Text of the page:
This is a state-by-state guide to current home grow laws in America.
There’s no one answer to the question, “Can I grow weed at home?” in the United States. The patchwork of laws changes from state to state, leaving home horticulturists to hunt for answers — until now. Only states that have given residents the right to grow cannabis are included in this guide. Some states have implemented medical cannabis programs without extending home growing rights – and are thus not included. Each entry has links to official state programs that go into further detail.
So whether you have one small space utilizing grow lights or a large outdoor area with good quality soil to work with, this is the best place to start to answer the question “Can I grow weed at home?”
As a state with legalized recreational cannabis, the biggest state allows people age twenty-one and older to grow cannabis — with certain restrictions.
Alaska allows each person to grow six plants at a time, but forbids more than twelve plants growing in any one household.
Here’s the tricky part: Only three plants can be mature or flowering at any one time. For multiple grower residences, that number is six.
Medical cannabis patients or their caregivers may grow cannabis for individual, medical consumption in Arizona.
That’s the good news. The bad news is that growers must live at least twenty-five miles away from the nearest medical cannabis dispensary, obtain a license from the state (for a fee, naturally), and cultivate their plants in an enclosed and lock area that is not readily visible to the public.
The state also limits the number of plants that can be cultivated at each home grow operation to six.
Sweet-soiled California allows anyone older than twenty-one to grow up to six cannabis plants for recreational use on the condition that it not be sold.
The state also allows any medical cannabis patient or caregivers to dedicate one hundred square feet toward growing medical cannabis for individual consumption. There is no limit on the number of cannabis plants you can grow within the one hundred square feet.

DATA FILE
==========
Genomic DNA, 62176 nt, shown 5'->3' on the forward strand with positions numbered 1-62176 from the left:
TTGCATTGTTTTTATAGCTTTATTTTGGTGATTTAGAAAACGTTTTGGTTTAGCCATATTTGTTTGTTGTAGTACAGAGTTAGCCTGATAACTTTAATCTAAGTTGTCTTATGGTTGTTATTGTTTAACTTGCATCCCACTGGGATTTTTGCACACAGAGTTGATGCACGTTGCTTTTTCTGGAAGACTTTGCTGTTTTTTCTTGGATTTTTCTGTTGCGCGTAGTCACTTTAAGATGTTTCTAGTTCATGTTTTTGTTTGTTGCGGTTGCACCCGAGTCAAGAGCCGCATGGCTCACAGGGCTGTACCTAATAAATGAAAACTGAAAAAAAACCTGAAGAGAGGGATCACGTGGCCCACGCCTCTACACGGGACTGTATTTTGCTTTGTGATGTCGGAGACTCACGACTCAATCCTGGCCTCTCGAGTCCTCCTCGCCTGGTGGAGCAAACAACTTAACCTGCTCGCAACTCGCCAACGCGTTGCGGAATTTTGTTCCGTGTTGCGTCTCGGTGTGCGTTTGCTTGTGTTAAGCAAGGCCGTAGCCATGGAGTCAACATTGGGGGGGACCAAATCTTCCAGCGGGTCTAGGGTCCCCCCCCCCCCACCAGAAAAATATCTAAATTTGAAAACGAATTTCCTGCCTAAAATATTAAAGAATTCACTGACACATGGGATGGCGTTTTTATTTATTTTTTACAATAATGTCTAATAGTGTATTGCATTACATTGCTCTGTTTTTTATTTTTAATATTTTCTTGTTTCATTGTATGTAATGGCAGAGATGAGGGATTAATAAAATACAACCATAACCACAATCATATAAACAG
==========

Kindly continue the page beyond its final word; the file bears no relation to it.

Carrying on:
However, there are restrictions. People can’t grow plants in areas that are visible from the street or public walkway. It cannot be grown inside a residential structure, and must be confined to an additional building, such as a shed or greenhouse.
Residents may grow up to six cannabis plants for recreational use (or twelve for houses with more than one adult), although only half can be flowering at any one time.
Medical caregivers, however, have more leniency. They may grow thirty-six plants for as many as five patients.
All plants must be grown in enclosed, locked spaces that cannot be viewed publicly.
Hawai’i residents can grow up to six cannabis plants, as long as only three are mature at any one time, for recreational consumption.
Medical patients or caregivers with a 329 card can grow up to ten flowering plants and can hold up to four ounces of consumable cannabis in their possession at a time.
The new laws in Illinois that went into effect at the start of 2020 allows only medical cannabis patients to cultivate plants.
Residents who wonder, “Can I grow weed at home in Illinois?” can grow up to five plants at a time.
Residents of Maine over twenty-one may grow up to six flowering plants at a time. The plants must be out of sight of the public.
The state also recommends that growers tag their plants with a label that includes their name, state identification number or driver’s license number. Residents can legally possess up to 2.5 ounces of cannabis at a time.